Which brings things back to Juan Bernhardt, whose severe, deeply-lined face instantly tainted with irony the promise of the rookies card. Ethnicity aside, he looks old enough to be Mike Champion’s father. (For the record, the back of the card lists Juan Bernhardt as being born in 1953, which would make him 24 at the time of the picture, but it also lists his birthplace as being in the Dominican Republic, which has been known to produce players who are not always completely honest about their year of birth.) But more ominous than the sour, aged expression on Juan Bernhardt’s face is his black cap. I’m pretty sure I had never seen such a thing on a baseball card, and I’m pretty sure that it shook me up. I suppose, judging from the pinstripes still visible in Bernhardt’s uniform, that the Topps people only had an image of Bernhardt on the Yankees, and rather than going to the trouble of imposing a Mariners logo—which in 1977 was still a theoretical entity—they just smeared out the interlocking NY. But the result is so bleak and funereal that I think it may have harmed me in some barely perceptible but fundamental way. I was no longer a rookie.


  1. 1.  The ancient Juan actually hit the first home run for the Mariners in the Kingdome. It was all downhill from there.


  2. 2.  Bump Wills appeared on the cover of Sports Illustrated that spring, if I recall correctly. I so admired how his name was written on his glove: WILLS on the ring finger, BUMP on the pinky, I wrote my name on my glove the same way.

    Wills didn’t turn out to be much of a player, but neither did I.

    Jim Gantner… was he known as “The Birdman” or did I make that up based on a future baseball card of his?

  3. 3.  1 : Nice find.

    Bernhardt was, for his one and only time, a semiregular the year this card came out, and Champion was, for his one and only time, a regular. Wills played every day, too, and finished third in the ROY voting (behind Eddie Murray and Mitchell Page). He played pretty well for a few years, but then things came to an abrupt end after a decent year with the Cubs, maybe because Ryne Sandberg was ready to take over. Gantner was the only guy here not to play a lot in ’77, but when all was said and done he was by far the most accomplished major leaguer (63rd best second-baseman of all time, according to Bill James). (I don’t remember the “Birdman” nickname.)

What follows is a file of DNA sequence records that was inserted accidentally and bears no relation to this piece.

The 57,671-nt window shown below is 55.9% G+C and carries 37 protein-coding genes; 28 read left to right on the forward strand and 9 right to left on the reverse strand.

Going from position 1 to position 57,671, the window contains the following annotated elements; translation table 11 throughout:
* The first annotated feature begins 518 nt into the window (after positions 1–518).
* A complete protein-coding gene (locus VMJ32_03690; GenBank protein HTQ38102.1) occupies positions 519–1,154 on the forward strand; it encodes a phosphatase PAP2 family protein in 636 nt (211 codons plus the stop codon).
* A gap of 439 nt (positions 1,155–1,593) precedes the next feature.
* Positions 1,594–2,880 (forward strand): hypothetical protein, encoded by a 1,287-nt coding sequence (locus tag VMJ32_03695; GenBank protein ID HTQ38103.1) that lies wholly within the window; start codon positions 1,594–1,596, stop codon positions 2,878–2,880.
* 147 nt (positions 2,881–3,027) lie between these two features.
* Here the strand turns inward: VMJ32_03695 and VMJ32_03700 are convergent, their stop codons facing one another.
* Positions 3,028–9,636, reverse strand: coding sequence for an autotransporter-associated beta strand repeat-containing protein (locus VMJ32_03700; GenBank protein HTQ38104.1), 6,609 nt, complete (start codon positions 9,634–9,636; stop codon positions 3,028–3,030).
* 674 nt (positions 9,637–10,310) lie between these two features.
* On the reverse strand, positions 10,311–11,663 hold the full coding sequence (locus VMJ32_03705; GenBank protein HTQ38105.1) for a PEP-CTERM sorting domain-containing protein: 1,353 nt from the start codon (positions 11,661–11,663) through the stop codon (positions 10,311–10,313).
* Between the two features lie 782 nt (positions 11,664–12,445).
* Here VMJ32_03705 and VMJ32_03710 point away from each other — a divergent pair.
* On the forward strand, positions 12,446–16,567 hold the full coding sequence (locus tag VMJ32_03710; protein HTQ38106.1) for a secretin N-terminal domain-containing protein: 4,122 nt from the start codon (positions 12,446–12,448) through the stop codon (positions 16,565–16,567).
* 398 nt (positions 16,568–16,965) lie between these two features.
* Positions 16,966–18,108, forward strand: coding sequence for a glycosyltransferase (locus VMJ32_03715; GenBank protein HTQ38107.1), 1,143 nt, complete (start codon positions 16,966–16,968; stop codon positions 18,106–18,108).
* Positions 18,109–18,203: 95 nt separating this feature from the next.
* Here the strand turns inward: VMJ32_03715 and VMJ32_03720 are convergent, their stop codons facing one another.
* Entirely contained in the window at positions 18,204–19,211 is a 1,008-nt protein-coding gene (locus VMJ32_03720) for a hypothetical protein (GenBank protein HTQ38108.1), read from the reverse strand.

4. 4.  Shea Hillenbrand was the first rookie I obsessed over. The guy was a catcher in the minors with no hope of getting up to the bigs. Then he was there, as the third baseman. You’re so right about the blank slate. As he became a veteran and bounced around, he managed to ruin the wholesome image I had created within my own mind. Ah well, can’t win em all 🙂

  5. 5.  4 : Other Bosox “blank slate” phenoms/surrenderers to gravity that jump immediately to mind:

    Tim Naehring (injuries, so many injuries)
    Phil Plantier (man, could he rake for a little while there)
    Nomar Garciaparra (took him a while, but gravity got him; I still remember the first time I saw him, during a late-season callup: I thought, “Good lord, this young eagle-beaked lad like a winner.”)

  6. 6.  As an O’s fan, the first rookie to dash my hopes was Jeffrey Hammonds. 4th overall draft pick out of Stanford (which had already given us Mike Mussina), picked two slots ahead of a high school shortstop named Jeter, big smile, five tools. He was in Baltimore by midseason 1993, and was hitting .323 in early August, at which point he went on the DL with a herniated disk. It would be the first of many injuries for Jeffrey, who had one ridiculously good year in the rarified air of Colorado in 2002 but finally retired last year as a .272 career hitter who never played as many as 130 games in a year.

  7. 7.  5 The most efficient version of that phenomenon was Ted Cox. He created quite a hubbub in Boston by getting 6 hits in his first 6 major-league at-bats (with a walk, no less). And that was pretty much it for Ted Cox…

  8. 8.  ahh Tim Naehring! Though Cam Neely had more success, I always though Naehring was the Sox version to Neely. the guy couldn’t stay healthy!

  9. 9.  Perhaps the ultimate blank slate:

  10. 10.  9 How’s that for pressure? Would you want the mantle of “future star”? I mean, it is as if to say, “not now, but one day, man, this guy’s gonna be awesome”.

    What I love about this site is how often Josh looks at these cards with completely fresh eyes. There’s no doubt in my mind that I would not have noticed the expressions on the faces of the four players pictured, or the backgrounds…

    Oh, and after the Dodgers posted five consecutive ROYs in the early 90s, and then went on to miss the playoffs each of the next seven years, any thought that I had that having great rookies was connected to winning went away. No more blank slates, just a sense of knowing it takes more than one (or five)

  11. 11.  Jim Gantner looks a little like Harpo Marx there while Bump Wills is obviously standing in front of a Jon Schuler painting.

  12. 12.  Errr, Schueler. As for the other two rooks, I don’t recall them at all.